Sometimes I think that our Blessed Mother would like to be portrayed as Our Lady of Perpetual Maternal Joy so that she could stand as a positive image of motherhood for the young women of today’s world.  When I was discerning my vocation to religious life, and feeling afraid to pursue the vocation that I have been given, I pictured her chiding me and saying, “My daughter, how silly you are being.  Look what I went through and yet it was worth all the suffering that I endured.  Don’t worry so much, just talk to my son about it and then do whatever he tells you to do.”   If young women called to the vocation of motherhood heeded Our Blessed Mother’s advice, their lives would be enriched and fulfilled by that special love that only mothers get to experience; the love of a mother for her child.    
Motherhood is a great vocation and one that we ought to recognize and hold in high esteem.  Hopefully in the new age of Catholicism, a stronger family bond will become the norm and will generate increasingly family-oriented cultural values.  This is what I am praying for: 
            O Mother of Jesus, our Blessed Mother
            Cover all mothers and their families with your mantle of protection. 
            Let your love envelope them and shield them from corruption and from all the evils of the world. 
            Provide for their needs both spiritual and physical. 
            Intercede for them with your son to grant them abundant graces. 
            Bless all mothers with maternal joy and all families with unity and peace. 
            And let all children be their mothers’ delight and consolation in this life and their eternal reward    in heaven. 



By Sr. Mary Catherine Angeline, O.Carm

               When I was growing up, May was the most beautiful and wonderful month for me.  My mother led and I followed.  She would prepare ahead of time a beautiful hand sewn “mantle” to dress a lovely statue of Mary we had in the home.  It was always a white shiny material and lace, decked out with small sparkling gems, gold trimmings very tastefully made.  During May, Mary took her “throne” in our home on the dining room buffet table.  Mother would place books under another white piece of fabric and place the statue on top to give the impression Mary was on “clouds”. There were fresh grown and cut flowers decorating her right and left. 
               Every night in our home we prayed the family rosary right after dinner.  But in May the rosary was even more special for me.  See, at school, after recess we would sit on the grass in front of a large statue of Mary outside the convent and recite the rosary there as we sang hymns to her.  On inclement days we would say it in the classrooms.  At our daily Mass in May we also sang many beautiful hymns to Mary.  I loved this and learned many songs that are no longer in use – they are prayer/poems for me now.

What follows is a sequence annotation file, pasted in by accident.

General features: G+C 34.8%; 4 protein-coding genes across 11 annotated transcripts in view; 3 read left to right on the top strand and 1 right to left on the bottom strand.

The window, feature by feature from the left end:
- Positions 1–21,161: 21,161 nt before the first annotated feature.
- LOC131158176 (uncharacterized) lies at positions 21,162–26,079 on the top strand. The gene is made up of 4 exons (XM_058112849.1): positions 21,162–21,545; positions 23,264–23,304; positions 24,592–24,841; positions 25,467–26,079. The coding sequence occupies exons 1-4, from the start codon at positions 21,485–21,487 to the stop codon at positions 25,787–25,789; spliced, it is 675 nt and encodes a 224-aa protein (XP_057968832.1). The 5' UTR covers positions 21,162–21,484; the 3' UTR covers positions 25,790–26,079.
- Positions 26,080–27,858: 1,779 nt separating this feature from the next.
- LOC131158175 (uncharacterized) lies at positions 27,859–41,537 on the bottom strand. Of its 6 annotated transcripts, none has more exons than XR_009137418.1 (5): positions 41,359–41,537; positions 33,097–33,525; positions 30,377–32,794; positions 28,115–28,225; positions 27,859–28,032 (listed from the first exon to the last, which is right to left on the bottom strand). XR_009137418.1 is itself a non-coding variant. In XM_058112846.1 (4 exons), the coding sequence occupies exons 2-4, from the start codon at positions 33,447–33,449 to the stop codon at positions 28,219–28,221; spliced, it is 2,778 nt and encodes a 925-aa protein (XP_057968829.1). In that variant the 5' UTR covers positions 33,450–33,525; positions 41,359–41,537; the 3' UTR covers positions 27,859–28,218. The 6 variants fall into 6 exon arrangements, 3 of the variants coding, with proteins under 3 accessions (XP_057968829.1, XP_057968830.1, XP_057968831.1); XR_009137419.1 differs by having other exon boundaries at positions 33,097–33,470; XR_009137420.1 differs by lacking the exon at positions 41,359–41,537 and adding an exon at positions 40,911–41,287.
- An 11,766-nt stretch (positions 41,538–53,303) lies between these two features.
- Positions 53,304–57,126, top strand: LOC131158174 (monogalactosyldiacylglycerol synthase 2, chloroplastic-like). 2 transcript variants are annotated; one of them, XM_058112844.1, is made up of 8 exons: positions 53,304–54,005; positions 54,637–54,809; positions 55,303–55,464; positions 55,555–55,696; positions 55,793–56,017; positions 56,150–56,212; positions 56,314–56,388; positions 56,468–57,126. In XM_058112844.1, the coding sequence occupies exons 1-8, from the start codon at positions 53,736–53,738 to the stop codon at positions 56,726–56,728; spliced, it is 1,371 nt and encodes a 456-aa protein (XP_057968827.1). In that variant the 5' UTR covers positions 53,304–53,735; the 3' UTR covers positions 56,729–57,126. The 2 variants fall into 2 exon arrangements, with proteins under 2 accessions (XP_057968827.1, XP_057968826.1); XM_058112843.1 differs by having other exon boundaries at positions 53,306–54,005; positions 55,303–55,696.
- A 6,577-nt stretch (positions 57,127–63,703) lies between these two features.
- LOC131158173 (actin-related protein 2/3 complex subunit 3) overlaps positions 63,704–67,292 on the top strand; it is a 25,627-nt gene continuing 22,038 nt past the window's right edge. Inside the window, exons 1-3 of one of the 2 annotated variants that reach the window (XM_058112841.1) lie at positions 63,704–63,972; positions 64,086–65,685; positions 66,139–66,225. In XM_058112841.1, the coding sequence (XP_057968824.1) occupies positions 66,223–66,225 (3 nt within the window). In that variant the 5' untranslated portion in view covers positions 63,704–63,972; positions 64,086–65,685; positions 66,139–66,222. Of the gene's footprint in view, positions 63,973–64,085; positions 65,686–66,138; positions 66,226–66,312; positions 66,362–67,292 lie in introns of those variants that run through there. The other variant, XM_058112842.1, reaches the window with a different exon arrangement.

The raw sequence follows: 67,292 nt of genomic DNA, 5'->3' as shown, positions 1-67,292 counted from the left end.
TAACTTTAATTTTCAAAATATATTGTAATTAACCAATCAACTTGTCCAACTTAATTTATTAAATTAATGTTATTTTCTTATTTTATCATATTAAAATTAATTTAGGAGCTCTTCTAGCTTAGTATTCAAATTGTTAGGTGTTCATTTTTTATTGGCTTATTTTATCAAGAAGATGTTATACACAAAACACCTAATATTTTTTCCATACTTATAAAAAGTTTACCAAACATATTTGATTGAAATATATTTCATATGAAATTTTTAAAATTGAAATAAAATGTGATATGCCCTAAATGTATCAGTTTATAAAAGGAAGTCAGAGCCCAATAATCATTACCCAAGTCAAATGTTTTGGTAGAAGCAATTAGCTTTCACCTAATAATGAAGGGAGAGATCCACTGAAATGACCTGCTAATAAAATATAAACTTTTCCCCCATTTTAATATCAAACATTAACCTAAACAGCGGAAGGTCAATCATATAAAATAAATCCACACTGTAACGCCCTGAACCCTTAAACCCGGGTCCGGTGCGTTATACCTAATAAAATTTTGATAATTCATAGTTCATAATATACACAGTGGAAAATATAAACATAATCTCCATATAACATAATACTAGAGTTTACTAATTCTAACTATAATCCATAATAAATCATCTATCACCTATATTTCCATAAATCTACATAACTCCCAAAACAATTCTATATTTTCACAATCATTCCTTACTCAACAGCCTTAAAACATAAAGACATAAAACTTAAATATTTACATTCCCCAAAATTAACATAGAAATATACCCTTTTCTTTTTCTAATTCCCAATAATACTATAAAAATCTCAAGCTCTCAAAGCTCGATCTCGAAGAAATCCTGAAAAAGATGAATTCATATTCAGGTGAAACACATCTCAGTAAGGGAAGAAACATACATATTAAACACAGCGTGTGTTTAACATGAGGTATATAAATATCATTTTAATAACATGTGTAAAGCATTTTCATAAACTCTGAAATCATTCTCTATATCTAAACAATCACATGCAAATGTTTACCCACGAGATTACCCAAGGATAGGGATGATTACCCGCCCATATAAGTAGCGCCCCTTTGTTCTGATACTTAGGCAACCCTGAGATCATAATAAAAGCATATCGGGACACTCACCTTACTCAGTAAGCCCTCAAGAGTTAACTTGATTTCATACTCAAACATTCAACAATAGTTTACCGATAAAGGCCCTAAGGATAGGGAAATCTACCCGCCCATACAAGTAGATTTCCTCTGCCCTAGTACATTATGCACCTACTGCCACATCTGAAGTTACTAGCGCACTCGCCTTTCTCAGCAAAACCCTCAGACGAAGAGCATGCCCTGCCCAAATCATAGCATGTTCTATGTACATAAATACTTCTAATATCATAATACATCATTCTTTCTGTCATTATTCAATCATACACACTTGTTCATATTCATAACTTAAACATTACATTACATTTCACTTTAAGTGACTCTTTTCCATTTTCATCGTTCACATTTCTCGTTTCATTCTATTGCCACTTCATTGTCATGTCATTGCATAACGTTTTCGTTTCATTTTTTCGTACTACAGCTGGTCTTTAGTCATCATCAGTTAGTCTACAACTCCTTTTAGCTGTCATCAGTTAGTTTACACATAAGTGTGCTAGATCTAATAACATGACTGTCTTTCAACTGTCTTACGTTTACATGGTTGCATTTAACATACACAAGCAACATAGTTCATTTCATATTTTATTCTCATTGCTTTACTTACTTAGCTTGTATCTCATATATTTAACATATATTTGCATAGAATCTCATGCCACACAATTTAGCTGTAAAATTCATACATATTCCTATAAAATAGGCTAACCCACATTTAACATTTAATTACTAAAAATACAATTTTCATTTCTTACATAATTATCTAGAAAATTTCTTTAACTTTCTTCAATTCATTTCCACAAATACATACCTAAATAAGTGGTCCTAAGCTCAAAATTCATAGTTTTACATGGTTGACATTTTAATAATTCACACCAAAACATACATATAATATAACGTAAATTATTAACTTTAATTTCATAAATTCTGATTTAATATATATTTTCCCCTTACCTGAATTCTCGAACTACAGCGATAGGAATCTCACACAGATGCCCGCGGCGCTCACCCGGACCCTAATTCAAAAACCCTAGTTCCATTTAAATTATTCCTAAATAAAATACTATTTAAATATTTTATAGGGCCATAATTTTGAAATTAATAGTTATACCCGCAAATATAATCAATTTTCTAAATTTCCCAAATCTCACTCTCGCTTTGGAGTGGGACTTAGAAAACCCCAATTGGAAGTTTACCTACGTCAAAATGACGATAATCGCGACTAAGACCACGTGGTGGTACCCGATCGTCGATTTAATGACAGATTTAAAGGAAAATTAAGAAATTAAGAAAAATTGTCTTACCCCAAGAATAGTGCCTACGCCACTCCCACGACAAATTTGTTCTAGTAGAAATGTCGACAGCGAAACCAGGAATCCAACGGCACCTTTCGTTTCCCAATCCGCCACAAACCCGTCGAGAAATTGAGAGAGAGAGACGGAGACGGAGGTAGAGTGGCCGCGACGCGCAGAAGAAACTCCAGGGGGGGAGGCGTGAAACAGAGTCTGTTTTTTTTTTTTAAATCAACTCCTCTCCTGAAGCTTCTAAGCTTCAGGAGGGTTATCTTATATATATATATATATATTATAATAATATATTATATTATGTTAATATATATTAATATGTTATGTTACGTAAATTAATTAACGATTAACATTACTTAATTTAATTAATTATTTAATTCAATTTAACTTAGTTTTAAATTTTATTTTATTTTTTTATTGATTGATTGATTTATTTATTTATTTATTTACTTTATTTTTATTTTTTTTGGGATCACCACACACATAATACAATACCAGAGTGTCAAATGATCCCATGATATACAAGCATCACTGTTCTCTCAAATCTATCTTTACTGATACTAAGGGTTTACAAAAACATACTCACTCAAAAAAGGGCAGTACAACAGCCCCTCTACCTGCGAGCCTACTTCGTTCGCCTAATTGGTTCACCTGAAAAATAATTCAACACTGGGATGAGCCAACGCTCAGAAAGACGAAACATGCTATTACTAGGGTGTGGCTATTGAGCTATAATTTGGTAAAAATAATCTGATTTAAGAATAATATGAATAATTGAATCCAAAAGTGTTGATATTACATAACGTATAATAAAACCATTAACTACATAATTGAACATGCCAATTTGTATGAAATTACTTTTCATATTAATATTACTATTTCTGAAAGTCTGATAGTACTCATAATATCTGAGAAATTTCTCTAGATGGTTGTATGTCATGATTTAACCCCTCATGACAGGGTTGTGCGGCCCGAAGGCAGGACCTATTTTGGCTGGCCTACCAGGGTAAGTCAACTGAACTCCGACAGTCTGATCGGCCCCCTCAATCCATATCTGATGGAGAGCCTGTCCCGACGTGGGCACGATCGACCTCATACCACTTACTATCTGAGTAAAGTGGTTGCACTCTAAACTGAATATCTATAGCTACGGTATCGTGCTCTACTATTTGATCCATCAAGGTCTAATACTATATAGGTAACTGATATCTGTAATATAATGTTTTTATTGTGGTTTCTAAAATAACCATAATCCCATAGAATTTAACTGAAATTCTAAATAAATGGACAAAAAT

As a child the actions of adults speak louder than words.  My mother would try to be more loving, kind, patient, and joyful in imitation of Mary.  So it was easy to also try to imitate both my mother and Mary from an early age.   With words, Mother would always remind us of poor souls to be saved, to show Jesus we loved Him.
               Through the years these memories have remained the foundation of a much grown and developed love and devotion to Mary, Jesus’ mother and mine. Yes, I still love the rosary and hymns to Mary and miss the pomp and fashion that used to be in her honor.  But the imitation of her virtues, especially her docility, obedience, love, strength and gentleness, still follow me day in and out as I strive to love Our Lord and others in a multitude of ways.  Thank you for the strong foundation!
 May you rest in peace, Mom! Mary, my Mother, please pray to Jesus for me.


Why a Carmelite Sister?

I’d like to start by asking each of us a question. “What possessed you (and me) to become a Carmelite Sister for the Aged and Infirm?” This is a valid question and one that we may have asked ourselves a hundred times during the last however many years we have been in Religious Life. But what possessed us to enter Carmel? At some point each one of us must have felt that what we were doing was not enough, or perhaps how we were doing it. The God who called us brought us on an inner journey, made on behalf of the world – the Church. That unsatisfiable part of ourselves is what drives each one of us on. It is used to its full by the advertising industry – the constant need for bigger and better is in every heart, but for us, this is a longing which only God and God’s love can fill, because it is infinite. In the words of St. Paul: “Because of the supreme advantage of knowing Christ Jesus, my Lord I count everything else as loss. For him I have accepted the loss of everything and look on them all as nothing if only I can gain Christ….” This is what spurred us to prayer and what ultimately drew us to give up everything else and dedicate ourselves to our particular vocation as Carmelite Sisters for the Aged and Infirm. Only Faith can make sense of this way of life. Like the crucifixion, the way of life of a Carmelite Sister is a “Stumbling block to the Jews and madness to the Greeks.” Yet only by giving His life, could Jesus influence the whole world through his Spirit; his teachings and healings were not enough. As it is with us, we gave our whole life to ministry in Carmel. We know that it is impossible to change anything by ourselves, but that is where we do well to recall the words of Jesus in the Gospel, “Remain in my love”. Only by remaining in Christ, by allowing His power to work through us, only insofar as our prayer is joined to the prayer of Christ can it bear fruit. Perhaps it is not so much “What possessed us?”, but rather “Who possessed us?” – God our Father who gave us the gift of our vocation, Jesus Christ who journeys with us each day, The Holy Spirit who leads us into unknown and challenging paths. May that Triune God fill us all today and lead us forward into a future full of hope. Another question: Who inspired us to be Carmelite Sisters? Was it perhaps some Sister we met who invited us to “come and see?” Well, we did come and we saw – their love, their joy, their enthusiasm for ministry, and their love of Mary. And one final question: Do I inspire, and do I invite young women to “come and see?” Will they see in me that joy, enthusiasm and the love for my community that I saw in the Sisters who inspired me; and if not – why?

Sr. Ann McCartney, O.Carm